It’s a common enough story. But there’s another one. My brother, who is sensitive to these things remarked upon the person who cleaned for this individual. He knew that she held down three full time jobs, just to make ends meet . . . she certainly worked hard, but . . . He went on to note that this man hadn’t worked hard for a long time, rather having got a certain amount of money, his money was doing the work.

Perhaps you have enough money to buy a second house. You let it out. Now your money is making money.

Now, imagine you hear the parable of the talents and Jesus’ final words – to those who have much , much will be given, to those who have little, even the little they have will be taken away . . . first as my brother’s wealthy friend, and then as the cleaner? Perhaps not to enjoy a long happy retirement despite working her fingers to the bone to make ends meet?? To those that have will be given more . . . to those who have not, even the little they have will be taken away . . . And we look out at the world and . . . say to my soul, Soul, you have ample goods laid up for many years; relax, eat, drink, be merry.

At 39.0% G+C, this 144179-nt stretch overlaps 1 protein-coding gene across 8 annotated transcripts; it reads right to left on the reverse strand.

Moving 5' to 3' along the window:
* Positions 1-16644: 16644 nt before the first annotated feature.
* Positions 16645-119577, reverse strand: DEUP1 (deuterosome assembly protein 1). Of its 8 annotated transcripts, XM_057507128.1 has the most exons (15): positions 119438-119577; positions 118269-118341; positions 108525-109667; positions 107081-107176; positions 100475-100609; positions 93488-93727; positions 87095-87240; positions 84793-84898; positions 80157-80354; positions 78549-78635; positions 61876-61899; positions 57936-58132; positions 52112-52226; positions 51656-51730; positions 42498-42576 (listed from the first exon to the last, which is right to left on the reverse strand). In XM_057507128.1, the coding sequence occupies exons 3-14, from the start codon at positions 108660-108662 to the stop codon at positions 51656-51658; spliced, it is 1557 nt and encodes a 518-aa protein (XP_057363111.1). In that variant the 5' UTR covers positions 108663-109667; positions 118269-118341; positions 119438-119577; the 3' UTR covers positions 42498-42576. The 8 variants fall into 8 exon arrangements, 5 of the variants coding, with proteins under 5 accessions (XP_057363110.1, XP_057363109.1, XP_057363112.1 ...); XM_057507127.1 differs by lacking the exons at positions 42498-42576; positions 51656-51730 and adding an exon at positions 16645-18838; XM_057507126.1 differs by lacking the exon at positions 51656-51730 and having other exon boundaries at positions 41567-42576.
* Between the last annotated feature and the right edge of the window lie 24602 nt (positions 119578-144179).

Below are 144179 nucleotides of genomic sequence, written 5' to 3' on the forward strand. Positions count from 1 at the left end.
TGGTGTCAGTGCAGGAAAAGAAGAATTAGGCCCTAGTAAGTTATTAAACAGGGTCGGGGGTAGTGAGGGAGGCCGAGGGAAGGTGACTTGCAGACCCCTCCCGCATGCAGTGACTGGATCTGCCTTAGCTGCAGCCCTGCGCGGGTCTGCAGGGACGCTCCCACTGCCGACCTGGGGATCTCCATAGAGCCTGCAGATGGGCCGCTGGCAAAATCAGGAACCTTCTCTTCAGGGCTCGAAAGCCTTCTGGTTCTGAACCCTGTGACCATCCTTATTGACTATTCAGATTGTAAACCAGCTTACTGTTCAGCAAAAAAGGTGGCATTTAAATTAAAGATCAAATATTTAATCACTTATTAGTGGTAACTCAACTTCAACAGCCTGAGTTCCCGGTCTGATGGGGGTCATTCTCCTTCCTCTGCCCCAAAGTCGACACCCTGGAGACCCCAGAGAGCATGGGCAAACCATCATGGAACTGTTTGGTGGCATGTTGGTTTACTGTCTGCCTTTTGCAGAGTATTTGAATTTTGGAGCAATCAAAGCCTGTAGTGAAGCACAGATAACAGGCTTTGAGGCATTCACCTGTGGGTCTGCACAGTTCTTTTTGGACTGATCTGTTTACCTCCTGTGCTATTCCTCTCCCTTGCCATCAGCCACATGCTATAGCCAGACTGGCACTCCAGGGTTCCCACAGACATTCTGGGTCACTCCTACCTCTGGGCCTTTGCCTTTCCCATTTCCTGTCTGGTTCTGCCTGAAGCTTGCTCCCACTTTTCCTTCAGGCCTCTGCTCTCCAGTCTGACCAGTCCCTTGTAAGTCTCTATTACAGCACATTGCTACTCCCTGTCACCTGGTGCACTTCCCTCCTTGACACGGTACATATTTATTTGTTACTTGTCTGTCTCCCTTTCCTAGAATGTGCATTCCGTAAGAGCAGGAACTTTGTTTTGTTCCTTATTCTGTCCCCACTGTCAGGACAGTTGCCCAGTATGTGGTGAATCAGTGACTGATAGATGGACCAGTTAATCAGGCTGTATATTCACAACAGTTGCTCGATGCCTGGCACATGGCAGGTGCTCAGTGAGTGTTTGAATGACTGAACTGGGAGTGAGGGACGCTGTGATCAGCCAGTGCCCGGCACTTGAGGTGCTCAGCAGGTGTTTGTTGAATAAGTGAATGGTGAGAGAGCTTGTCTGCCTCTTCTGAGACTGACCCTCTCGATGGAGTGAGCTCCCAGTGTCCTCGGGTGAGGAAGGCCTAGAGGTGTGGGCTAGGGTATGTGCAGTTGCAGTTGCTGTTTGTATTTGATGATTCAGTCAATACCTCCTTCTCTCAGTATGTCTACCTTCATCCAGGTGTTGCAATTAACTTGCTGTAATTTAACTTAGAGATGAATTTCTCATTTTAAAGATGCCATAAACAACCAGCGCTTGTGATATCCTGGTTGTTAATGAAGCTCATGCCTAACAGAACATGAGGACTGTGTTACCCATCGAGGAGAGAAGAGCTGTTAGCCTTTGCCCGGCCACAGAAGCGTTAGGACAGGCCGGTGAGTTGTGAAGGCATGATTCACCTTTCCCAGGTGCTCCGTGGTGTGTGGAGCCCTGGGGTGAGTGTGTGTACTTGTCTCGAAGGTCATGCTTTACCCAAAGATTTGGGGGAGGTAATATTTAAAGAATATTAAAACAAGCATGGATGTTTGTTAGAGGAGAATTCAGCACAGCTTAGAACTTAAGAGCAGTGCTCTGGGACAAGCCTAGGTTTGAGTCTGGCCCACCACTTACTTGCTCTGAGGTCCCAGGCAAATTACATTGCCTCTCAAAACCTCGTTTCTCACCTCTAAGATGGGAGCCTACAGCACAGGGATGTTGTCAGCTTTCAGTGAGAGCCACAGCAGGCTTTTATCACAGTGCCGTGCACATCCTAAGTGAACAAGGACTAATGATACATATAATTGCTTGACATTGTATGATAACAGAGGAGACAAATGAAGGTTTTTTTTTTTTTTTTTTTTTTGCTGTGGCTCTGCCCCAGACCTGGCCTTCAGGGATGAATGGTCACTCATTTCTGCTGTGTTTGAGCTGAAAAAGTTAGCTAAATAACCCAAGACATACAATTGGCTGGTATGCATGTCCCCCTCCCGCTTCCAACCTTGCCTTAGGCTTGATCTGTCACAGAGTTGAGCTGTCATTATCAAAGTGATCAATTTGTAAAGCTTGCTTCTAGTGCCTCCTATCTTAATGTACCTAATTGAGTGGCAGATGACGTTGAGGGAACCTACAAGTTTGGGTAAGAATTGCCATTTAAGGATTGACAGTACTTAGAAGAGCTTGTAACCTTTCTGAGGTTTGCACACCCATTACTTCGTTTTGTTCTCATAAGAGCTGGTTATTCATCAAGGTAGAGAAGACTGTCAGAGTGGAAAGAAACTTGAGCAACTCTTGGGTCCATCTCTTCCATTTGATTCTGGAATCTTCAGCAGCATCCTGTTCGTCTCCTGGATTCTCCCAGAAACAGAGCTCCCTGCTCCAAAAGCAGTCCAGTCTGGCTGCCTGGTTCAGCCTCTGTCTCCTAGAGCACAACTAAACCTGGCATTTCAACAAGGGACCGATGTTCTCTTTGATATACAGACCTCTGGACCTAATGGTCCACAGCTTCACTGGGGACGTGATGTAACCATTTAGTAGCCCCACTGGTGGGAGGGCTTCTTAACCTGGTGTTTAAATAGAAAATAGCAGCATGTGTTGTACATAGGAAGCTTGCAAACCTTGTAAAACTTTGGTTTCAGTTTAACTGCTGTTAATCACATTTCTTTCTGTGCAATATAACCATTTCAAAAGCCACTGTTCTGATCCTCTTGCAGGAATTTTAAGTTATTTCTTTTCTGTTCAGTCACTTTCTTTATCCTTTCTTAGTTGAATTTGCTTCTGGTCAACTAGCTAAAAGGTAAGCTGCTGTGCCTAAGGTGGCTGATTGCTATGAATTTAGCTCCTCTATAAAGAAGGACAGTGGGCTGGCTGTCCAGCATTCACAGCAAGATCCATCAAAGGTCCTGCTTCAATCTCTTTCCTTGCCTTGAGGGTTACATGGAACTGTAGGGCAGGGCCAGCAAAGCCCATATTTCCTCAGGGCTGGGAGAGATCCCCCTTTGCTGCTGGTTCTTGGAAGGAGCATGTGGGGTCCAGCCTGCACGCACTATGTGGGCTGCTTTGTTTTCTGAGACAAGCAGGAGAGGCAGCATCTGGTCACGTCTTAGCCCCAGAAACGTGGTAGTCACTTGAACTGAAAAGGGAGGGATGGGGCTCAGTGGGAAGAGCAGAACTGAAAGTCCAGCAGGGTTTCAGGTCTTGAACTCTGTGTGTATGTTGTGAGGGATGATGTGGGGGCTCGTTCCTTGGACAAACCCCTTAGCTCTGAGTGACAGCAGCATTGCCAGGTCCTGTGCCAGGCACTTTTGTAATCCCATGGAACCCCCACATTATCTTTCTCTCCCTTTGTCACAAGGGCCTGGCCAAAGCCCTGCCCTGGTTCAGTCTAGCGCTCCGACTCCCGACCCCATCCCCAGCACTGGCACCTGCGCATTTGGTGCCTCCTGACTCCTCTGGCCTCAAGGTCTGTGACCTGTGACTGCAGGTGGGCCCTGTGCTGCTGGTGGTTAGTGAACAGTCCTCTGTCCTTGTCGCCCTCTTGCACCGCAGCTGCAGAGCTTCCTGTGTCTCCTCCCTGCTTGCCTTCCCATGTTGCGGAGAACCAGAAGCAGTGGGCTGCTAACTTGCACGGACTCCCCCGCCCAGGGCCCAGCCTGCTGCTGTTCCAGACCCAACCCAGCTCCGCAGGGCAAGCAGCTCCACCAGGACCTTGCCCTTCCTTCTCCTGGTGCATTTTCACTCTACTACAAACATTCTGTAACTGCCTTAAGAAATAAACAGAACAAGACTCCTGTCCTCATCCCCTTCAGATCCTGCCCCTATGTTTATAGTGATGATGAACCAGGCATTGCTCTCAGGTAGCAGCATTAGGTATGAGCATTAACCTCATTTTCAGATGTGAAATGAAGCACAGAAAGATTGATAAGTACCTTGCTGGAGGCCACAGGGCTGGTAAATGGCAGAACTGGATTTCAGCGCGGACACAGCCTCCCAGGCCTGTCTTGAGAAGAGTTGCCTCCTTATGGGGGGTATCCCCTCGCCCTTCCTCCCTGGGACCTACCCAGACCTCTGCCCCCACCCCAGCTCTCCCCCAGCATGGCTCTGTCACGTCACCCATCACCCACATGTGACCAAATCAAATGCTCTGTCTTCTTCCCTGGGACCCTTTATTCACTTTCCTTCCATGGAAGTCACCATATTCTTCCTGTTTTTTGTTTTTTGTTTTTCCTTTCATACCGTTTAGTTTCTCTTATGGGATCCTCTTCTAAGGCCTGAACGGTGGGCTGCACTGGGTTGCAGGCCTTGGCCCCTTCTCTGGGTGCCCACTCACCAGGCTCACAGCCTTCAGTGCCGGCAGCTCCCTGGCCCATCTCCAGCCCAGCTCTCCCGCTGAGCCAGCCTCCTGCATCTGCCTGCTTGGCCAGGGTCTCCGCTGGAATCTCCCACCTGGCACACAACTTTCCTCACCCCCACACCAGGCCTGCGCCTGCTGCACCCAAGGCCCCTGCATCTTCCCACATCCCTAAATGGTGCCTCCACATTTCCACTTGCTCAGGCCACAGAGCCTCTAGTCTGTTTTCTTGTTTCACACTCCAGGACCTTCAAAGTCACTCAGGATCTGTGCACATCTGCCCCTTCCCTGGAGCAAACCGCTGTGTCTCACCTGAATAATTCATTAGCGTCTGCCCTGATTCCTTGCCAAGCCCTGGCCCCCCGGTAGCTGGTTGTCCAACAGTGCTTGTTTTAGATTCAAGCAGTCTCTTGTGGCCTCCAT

Which brings us to the second parable . . . you see those who have much, who see the world in a particular way, will hear this. The sheep are those who shared what they had, and the goats are those who didn’t. This is the way we are pretty much set up to hear this parable.

If as we do, you live in a hierarchical society then part of the story of such a society is that those at the top are supposed to help out those at the bottom – it is called paternalism. It is the way we see the world. So we hear it and think ‘I need to clothe the naked and feed the hungry and visit those in prison . . .’ But what if you are the one who is naked or hungry or in prison?? What then do you hear?